Legends of the Piko Piko Middle School is a funny skewering of the Neon Genesis Evangelion world, full of genuine laughs and sly digs at everything from the plotline to the characters’ personalities. The book itself has no real plot; instead it’s broken into short chapters focused on a single gag, though there is certainly more than one laugh per chapter (and usually, more than one laugh per page).
The familiar characters Shinji, Asuka, and Rei are the top students at NERV, a middle school that trains Evangelion pilots for the day when giant mysterious life forms come to invade Earth. And since the only thing middle schoolers care about are video games, they prepare for the battle by … playing games.
Of course, the games are a pretense for other shenanigans but they do provide a good bit of entertainment, such as the two guest teachers, 1990s game champs, one who specializes in rhythm games and one in crane games (whose pages are cut because the crane game battle was too boring). The first half of Volume 1 abounds with game in-jokes and jokes about copyright infringement. In the second half, one of the much touted giant mysterious life forms attacks and there is an actual Eva battle, which is just as hilarious as the pages spent in front of the arcade cabinet.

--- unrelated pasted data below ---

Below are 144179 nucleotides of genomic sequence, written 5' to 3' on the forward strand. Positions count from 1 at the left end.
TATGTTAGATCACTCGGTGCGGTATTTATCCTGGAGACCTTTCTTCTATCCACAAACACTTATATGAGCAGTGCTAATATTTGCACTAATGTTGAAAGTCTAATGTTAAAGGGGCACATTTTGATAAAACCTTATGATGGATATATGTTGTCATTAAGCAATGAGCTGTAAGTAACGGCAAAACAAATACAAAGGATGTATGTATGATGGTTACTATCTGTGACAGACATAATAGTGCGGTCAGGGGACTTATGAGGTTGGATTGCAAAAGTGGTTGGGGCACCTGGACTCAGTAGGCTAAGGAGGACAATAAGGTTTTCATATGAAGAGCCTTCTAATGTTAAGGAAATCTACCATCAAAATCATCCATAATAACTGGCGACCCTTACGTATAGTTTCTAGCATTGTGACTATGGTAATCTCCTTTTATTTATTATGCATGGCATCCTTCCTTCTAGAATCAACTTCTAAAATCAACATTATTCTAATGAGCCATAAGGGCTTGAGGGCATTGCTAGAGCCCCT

Warning: while Piko Piko is hilarious, it’s also not a good introduction to Evangelion. The humor is dependent on at least some familiarity with the original source material; if this is the first Eva book you are thinking of picking up, put it back down and go read the original manga or watch the anime.
Yukito’s art is consistent with the source material and quite good, sticking closely with Yoshiyuki Sadamoto’s original designs; despite this being a gag manga there aren’t really any chibis. However, Kawata deserves the lion’s share of props for the script: the jokes come fast and furious, with hardly a line going by without someone saying or doing something funny. (The translators and editors do an excellent job poking fun at cultural notes in the end pages of manga and getting in a few asides like, “This wasn’t any funnier in the original Japanese, by the way.”) It’s a truly laugh-out-loud book that Evangelion fans should be sure to pick it up. Recommended.
publisher: Dark Horse
story: Yushi Kawata